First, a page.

Chlorella is a good option for…

  • General detoxification.
  • Heavy metal detoxification/  poisoning (including those with amalgam fillings.)
  • Fatigue
  • Digestive distress, and reduced ability to properly assimilate and utilize fats
  • Estrogen dominance
  • Female reproductive problems
  • PMS
  • Aching joints
  • Depression and anxiety
  • Candida issues
  • Blood pressure
  • High cholesterol
  • Weak immune systems
  • Poor lymphatic function
  • Water retention
  • Osteoporosis
  • Degenerative diseases such as Alzeimers, Parkinsons and macular degeneration.

Note

For those that are sensitive, chlorophyll’s powerful detoxifying properties may cause powerful detoxification symptoms as well. The key is to start at a low dose and to build it up slowly week by week.

The Key differences between spirulina and chlorella

  • Chlorella is a far superior detoxifier for heavy metals.
  • If you are sensitive, spirulina tends to be easier on the digestive system than chlorella and other blue-green algaes. This is because spirulina doesn’t have a hard cell wall like chlorella thus is easy to break down and digest.
  •  Spirulina  is more useful in the treatment of arsenic poisoning.
  • Spirulina’s protein, B12, essential fatty acid and antioxidant levels are far higher than those in chlorella.
  • Chlorella contains higher levels of RNA, DNA, nucelotides, beta carotene and chlorophyll.
  • Spirulina is a richer source of essential fatty acids (such as GLA ) thus better enhances brain and heart function.
  • Due to its higher levels of phycocyanin, Spirulina is more chemo-protective than chlorella.

Eleven ways to take your spirulina or chlorella supplement

  1. For maximum absorption, add a heaped teaspoon of the supergreen of choice to a big glass of water. If you can’t handle the taste, both are available in tablet form.
  2. Add a teaspoon of either to your smoothie or green vegetable juice.
  3. Add a teaspoon of spirulina to homemade salsa or guacamole. It enhances the taste and texture very nicely.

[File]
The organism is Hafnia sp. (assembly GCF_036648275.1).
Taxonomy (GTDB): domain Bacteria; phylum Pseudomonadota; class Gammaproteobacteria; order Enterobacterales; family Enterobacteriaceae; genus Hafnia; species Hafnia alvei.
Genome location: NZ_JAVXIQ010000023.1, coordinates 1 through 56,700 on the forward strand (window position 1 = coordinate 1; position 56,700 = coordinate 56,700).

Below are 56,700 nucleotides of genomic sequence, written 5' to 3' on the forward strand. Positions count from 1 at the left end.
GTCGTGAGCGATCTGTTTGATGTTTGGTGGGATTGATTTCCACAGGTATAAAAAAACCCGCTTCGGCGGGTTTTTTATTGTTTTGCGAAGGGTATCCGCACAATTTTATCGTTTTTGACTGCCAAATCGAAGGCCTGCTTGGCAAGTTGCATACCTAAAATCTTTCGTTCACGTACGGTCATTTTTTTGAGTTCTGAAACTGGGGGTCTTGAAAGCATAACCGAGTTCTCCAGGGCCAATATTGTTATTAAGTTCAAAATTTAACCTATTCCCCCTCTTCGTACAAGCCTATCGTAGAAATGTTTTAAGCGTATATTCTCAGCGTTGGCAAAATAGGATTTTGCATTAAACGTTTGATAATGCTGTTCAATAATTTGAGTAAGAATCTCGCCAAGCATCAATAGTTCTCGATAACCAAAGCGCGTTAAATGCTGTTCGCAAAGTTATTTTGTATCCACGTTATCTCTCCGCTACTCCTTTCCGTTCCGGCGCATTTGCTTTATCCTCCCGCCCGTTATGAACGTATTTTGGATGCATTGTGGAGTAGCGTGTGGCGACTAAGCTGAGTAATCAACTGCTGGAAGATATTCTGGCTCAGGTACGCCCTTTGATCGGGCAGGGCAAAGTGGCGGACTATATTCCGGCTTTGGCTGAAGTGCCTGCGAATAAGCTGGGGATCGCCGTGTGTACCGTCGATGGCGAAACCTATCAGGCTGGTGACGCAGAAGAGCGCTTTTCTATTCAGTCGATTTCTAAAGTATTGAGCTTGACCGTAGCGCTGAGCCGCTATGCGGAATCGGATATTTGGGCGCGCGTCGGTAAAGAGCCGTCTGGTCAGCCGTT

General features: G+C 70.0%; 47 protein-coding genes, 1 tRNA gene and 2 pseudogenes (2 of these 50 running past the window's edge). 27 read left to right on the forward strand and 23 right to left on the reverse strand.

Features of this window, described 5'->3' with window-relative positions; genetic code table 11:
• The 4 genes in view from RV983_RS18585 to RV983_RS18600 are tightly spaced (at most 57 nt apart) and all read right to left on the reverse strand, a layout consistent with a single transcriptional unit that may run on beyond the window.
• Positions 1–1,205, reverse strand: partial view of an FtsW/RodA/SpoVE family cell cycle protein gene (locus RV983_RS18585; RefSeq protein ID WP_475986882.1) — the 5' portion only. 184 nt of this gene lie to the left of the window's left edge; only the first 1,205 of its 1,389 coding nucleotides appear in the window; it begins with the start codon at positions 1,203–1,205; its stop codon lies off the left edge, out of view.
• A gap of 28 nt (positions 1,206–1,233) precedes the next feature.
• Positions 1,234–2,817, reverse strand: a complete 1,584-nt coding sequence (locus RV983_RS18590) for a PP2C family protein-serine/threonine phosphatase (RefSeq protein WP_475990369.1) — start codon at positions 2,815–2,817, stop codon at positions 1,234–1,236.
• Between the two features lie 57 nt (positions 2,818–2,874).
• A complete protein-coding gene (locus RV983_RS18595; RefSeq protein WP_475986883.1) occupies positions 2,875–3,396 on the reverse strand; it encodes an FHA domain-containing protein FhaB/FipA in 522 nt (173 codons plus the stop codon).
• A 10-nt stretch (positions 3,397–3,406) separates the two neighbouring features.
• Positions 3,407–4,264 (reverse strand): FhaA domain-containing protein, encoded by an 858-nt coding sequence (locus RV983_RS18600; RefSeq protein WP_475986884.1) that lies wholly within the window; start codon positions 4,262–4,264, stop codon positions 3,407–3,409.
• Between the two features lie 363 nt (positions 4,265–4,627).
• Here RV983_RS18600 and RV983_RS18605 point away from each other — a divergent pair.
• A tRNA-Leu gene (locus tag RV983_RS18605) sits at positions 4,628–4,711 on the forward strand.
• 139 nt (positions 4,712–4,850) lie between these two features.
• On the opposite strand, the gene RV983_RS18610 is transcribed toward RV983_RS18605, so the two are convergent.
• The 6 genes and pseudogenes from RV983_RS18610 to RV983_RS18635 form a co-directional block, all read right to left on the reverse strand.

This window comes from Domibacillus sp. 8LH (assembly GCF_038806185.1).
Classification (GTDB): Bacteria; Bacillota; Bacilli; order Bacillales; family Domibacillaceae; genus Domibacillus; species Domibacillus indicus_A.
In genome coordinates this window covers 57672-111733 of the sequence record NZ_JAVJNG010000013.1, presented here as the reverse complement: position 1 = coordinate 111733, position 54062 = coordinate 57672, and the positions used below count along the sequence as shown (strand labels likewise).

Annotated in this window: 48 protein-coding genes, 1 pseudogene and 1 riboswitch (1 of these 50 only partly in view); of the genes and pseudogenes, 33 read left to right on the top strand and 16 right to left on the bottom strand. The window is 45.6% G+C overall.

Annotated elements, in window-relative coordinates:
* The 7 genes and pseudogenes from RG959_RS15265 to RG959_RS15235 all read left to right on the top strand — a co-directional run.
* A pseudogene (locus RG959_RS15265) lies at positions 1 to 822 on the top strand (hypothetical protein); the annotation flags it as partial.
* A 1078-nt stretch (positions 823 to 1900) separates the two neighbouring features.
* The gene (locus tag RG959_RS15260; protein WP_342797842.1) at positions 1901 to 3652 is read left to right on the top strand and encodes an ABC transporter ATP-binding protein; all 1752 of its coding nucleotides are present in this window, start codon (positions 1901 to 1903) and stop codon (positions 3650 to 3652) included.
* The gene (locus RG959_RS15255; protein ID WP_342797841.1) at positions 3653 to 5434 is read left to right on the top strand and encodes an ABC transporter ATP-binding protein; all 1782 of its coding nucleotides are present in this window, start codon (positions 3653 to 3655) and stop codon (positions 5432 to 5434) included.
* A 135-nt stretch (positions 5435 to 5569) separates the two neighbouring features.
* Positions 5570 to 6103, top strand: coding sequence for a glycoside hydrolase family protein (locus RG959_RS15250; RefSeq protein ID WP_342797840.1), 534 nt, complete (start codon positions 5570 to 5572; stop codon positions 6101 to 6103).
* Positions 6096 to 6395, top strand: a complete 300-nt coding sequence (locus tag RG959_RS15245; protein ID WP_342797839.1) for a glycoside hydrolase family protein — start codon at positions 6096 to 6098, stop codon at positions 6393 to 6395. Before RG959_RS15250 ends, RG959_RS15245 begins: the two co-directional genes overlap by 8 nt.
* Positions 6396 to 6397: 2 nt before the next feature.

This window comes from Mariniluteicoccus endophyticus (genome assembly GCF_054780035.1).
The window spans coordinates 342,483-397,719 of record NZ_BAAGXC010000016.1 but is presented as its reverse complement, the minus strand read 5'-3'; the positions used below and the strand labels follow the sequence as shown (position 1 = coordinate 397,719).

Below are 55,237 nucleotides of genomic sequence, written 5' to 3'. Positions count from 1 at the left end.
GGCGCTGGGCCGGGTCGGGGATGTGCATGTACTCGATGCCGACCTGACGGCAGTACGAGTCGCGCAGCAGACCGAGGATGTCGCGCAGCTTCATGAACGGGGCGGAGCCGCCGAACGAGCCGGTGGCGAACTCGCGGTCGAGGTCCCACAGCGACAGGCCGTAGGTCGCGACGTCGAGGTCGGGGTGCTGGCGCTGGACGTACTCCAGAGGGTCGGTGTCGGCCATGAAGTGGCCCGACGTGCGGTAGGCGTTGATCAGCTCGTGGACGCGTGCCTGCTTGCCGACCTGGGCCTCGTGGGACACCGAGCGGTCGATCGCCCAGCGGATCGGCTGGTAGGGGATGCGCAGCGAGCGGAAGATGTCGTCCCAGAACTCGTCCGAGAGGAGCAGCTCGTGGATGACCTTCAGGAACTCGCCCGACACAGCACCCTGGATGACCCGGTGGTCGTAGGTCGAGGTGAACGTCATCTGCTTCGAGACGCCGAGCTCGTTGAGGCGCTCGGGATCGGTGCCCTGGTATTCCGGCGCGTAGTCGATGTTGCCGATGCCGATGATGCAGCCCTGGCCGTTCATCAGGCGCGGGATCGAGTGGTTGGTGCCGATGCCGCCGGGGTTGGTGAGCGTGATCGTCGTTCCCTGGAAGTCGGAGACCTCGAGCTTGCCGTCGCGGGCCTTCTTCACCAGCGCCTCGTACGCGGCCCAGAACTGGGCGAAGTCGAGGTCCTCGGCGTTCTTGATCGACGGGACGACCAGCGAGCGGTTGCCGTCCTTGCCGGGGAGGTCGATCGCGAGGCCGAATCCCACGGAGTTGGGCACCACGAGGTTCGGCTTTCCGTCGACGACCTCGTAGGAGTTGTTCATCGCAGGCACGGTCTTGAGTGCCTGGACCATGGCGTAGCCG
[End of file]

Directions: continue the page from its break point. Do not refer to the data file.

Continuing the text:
4. Make spirulina pesto: Blend 1 packed cup of basil leaves, 3-5 tablespoons of extra virgin olive oil, 2 cloves of garlic, 2 teaspoons of spirulina, 55g of pine nuts or walnuts and a big pinch of sea salt.
  5. Replace sandwiches and wraps with spirulina crackers. Kitz’s Living Foods Herb, Dulse and Spirulina crackers are delicious and are available at most health food stores.
  6. Add a tablespoon of spirulina or chlorella to your homemade green soup ingredients before blending them all together. This adds a nice salty, nutty flavour as well as creaminess.
  7. Replace your French fries with Spirulina Chips: Slice 6 potatoes/ sweet potatoes into the desired chip size and pre-cook/ bake for 20min on 180C. During this twenty minutes, add 2 teaspoons of sweet paprika, 2 tablespoons of spirulina, 1 teaspoon of cumin, ½ teaspoon of crushed garlic and 3 tablespoons of tamari sauce into a cooking bag and shake it to mix. Once the chips are cooked, put them inside the bag and shake them all around a bit. Then lay them back onto the baking tray and continue baking until crispy (for likely another 20 minutes, it will depend on what sort of oven you have).
  8. Enjoy a spirulina chia pudding. Replace the cacao with a tablespoon of spirulina in this recipe.
  9. Lightly sprinkle chlorella powder on top of a green salad. It makes for a nice nutty flavor.
  10. My favourite: Spirulina bliss balls. Sarah Wilson has an excellent sugar-free bliss ball recipe here. Replace the cacao with a tablespoon of spirulina or simply add it to the recipe as it.
  11. If you have a sweet snack craving, try Raw Revolution Organic Spirulina Dream bars which are available at most health food stores.

Please contact me for other specific brand recommendations.